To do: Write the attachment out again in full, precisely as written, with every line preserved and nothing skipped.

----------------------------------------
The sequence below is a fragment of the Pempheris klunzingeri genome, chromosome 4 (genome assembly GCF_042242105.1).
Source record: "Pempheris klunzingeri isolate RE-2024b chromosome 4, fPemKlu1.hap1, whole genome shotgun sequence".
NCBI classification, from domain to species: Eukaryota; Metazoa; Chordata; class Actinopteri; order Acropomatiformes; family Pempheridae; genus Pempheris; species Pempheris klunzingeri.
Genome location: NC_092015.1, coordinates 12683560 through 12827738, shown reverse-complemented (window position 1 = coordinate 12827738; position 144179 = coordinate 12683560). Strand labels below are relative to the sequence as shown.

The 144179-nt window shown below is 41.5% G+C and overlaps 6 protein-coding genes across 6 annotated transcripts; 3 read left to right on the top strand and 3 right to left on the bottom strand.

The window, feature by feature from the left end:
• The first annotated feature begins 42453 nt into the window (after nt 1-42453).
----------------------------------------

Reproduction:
The sequence below is a fragment of the Pempheris klunzingeri genome, chromosome 4 (genome assembly GCF_042242105.1).
Source record: "Pempheris klunzingeri isolate RE-2024b chromosome 4, fPemKlu1.hap1, whole genome shotgun sequence".
NCBI classification, from domain to species: Eukaryota; Metazoa; Chordata; class Actinopteri; order Acropomatiformes; family Pempheridae; genus Pempheris; species Pempheris klunzingeri.
Genome location: NC_092015.1, coordinates 12683560 through 12827738, shown reverse-complemented (window position 1 = coordinate 12827738; position 144179 = coordinate 12683560). Strand labels below are relative to the sequence as shown.

The 144179-nt window shown below is 41.5% G+C and overlaps 6 protein-coding genes across 6 annotated transcripts; 3 read left to right on the top strand and 3 right to left on the bottom strand.

The window, feature by feature from the left end:
• The first annotated feature begins 42453 nt into the window (after nt 1-42453).